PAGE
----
Meanwhile, Whiteled, Luk et al. [23] take a pioneering step in the realm of neural network design for positron emission tomography. The direct PET neural network is proficient in reconstructing multi-domain image volumes from sinograms, underlining the growing role of artificial intelligence in the field. As reported by Lee, Choi et al. [24], the research sets the stage for a deep learning revolution in tomographic imaging. The primary objective of the study is to attain high-quality three-dimensional reconstructed images in the context of sparse sampling conditions. Deep learning methods promise to revolutionize accuracy and efficiency in the field. In a fusion of innovation and network architecture, Zhou, Kevin Zhou et al. [25] introduce a cascaded residual dense spatial-channel attention network. This network aims to reconstruct tomographic images from a limited number of projection views, amplifying the power of deep learning and data fidelity layers. For scenarios with limited data, Luther and Seung [26] present a direct approach for limited-angle tomographic reconstruction, employing convolutional networks. The network training process involves minimizing the mean squared error between the network-generated reconstructions and a ground truth three-dimensional volume. This reference underscores the importance of employing software tools like Adobe Photoshop, ImageJ, Corel PHOTO-PAINT, and Origin to enhance the quality of images for quantitative analysis. Such post-processing techniques are instrumental in distinguishing between various diseases and disorders. These guide us from fundamental principles to cutting-edge innovations, all emphasizing the real-world impact in medical, industrial, and scientific applications. All these underscore the dynamic evolution of the field as it adapts to emerging technologies, harnesses the power of artificial intelligence, and continually strives for higher quality and efficiency. In this ever-advancing discipline, these references serve as beacons, illuminating the path for researchers and practitioners, ensuring that they remain at the forefront of tomographic imaging, and delivering high-quality solutions for an array of applications.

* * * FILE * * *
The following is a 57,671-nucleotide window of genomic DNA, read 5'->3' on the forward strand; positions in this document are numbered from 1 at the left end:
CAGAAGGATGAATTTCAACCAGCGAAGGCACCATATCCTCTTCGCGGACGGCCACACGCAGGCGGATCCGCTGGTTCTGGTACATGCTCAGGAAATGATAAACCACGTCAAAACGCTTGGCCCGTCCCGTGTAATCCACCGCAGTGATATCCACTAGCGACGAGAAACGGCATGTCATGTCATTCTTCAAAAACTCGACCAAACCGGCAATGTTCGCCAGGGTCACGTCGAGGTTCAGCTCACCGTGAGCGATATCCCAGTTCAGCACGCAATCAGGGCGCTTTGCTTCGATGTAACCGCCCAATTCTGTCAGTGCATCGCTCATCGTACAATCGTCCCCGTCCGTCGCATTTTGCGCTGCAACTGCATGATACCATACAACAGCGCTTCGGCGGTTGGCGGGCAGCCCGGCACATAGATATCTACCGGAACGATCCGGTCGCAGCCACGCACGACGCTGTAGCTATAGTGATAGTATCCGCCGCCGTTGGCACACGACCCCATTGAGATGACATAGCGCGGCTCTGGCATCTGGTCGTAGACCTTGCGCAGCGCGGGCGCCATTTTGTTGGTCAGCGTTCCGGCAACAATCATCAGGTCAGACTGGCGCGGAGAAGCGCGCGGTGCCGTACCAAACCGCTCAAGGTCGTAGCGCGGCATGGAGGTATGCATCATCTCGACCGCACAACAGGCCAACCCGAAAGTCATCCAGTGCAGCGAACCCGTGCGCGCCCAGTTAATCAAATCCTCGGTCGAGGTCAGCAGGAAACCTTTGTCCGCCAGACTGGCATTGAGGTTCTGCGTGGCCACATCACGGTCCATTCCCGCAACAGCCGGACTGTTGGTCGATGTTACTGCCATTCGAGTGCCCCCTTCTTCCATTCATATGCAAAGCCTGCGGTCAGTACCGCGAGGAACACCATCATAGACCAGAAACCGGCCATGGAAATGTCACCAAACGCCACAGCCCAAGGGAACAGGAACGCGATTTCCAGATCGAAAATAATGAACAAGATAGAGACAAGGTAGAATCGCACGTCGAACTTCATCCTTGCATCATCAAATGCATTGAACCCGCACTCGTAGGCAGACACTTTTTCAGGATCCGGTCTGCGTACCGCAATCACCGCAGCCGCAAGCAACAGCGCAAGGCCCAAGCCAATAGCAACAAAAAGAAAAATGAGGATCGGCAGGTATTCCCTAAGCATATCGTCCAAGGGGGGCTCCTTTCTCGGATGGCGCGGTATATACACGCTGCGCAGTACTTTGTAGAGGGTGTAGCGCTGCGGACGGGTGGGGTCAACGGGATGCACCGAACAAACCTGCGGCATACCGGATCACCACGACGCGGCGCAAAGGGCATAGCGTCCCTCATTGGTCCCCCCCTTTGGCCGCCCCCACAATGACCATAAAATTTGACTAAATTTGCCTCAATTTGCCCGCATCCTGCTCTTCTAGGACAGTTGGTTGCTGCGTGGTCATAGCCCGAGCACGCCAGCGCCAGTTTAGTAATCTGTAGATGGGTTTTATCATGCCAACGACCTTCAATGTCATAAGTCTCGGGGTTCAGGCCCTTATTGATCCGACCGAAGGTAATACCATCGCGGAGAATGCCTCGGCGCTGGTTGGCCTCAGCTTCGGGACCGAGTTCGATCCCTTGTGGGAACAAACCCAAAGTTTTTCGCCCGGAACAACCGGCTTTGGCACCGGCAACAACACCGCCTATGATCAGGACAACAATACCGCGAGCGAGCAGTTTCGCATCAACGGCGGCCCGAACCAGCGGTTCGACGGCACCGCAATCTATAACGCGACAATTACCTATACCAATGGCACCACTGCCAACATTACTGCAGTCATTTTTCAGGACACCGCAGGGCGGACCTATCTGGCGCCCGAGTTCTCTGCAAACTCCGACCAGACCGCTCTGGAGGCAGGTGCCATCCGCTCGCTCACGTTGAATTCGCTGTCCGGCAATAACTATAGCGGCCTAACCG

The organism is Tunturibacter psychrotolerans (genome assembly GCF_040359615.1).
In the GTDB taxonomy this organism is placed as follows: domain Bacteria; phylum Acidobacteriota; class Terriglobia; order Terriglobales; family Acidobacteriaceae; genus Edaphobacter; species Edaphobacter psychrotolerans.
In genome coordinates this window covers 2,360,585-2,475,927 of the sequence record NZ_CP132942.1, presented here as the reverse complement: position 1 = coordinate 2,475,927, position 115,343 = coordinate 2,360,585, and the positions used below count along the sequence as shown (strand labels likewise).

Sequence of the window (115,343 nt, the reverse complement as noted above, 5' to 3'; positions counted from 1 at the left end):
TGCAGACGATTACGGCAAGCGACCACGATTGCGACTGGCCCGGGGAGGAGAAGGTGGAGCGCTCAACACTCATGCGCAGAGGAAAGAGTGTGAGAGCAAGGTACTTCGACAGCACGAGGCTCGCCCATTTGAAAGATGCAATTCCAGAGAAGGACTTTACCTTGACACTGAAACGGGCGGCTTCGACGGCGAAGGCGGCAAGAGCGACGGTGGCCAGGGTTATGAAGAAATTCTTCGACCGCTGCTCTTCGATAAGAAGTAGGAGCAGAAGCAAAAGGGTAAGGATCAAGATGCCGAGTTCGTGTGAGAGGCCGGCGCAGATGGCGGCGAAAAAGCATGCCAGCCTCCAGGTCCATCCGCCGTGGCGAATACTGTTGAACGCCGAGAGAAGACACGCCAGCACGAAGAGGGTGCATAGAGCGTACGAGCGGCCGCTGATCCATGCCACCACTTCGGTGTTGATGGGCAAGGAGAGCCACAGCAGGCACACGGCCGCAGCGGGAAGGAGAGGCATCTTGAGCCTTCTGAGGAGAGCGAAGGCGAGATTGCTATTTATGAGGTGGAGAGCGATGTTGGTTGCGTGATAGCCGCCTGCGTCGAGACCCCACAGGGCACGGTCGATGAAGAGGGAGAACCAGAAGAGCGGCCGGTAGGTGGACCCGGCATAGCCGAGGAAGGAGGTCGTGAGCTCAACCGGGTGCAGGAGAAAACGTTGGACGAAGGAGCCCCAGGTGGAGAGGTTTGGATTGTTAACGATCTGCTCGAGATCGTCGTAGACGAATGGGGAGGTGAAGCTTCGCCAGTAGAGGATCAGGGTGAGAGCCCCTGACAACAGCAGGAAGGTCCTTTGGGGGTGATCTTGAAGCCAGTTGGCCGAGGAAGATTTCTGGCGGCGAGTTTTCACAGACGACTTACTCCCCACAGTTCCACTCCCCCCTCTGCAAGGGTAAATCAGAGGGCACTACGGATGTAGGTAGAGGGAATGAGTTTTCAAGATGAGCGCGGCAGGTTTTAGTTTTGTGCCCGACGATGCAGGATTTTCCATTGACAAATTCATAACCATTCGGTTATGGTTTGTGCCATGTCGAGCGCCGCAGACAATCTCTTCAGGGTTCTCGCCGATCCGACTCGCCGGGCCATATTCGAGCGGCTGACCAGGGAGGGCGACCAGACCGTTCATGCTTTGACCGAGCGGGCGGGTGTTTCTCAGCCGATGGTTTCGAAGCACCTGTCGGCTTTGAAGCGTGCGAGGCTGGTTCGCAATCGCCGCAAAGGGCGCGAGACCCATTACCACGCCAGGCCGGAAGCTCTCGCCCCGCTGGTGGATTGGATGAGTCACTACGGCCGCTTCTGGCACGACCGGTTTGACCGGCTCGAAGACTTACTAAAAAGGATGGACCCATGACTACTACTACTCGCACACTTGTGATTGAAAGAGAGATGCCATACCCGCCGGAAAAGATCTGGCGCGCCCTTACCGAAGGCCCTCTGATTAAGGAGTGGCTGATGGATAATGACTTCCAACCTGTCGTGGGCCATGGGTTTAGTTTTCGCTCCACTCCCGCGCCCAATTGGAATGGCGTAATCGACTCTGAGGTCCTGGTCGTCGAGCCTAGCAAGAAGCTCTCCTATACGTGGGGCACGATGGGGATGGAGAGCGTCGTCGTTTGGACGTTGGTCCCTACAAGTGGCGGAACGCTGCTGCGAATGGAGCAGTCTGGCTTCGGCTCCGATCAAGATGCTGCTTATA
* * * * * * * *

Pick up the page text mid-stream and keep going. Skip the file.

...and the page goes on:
2. Special Topics in Tomography

In this part, the particulars of advanced imaging techniques was embarked on. This comprehensive recall provides explanations on pivotal areas within the field of tomography, uncovering the latest innovations and theoretical considerations. From multi-slice computed tomography to Super-Resolution Reconstruction in magnetic resonance imaging, researchers delve into cutting-edge technology and novel algorithms. As researchers navigate this field, researchers also examine the creation of detailed 3D phantoms for various imaging applications, ultimately emphasizing the relevance of these ‘Special Topics in Tomography’ across the spectrum of medical and scientific research.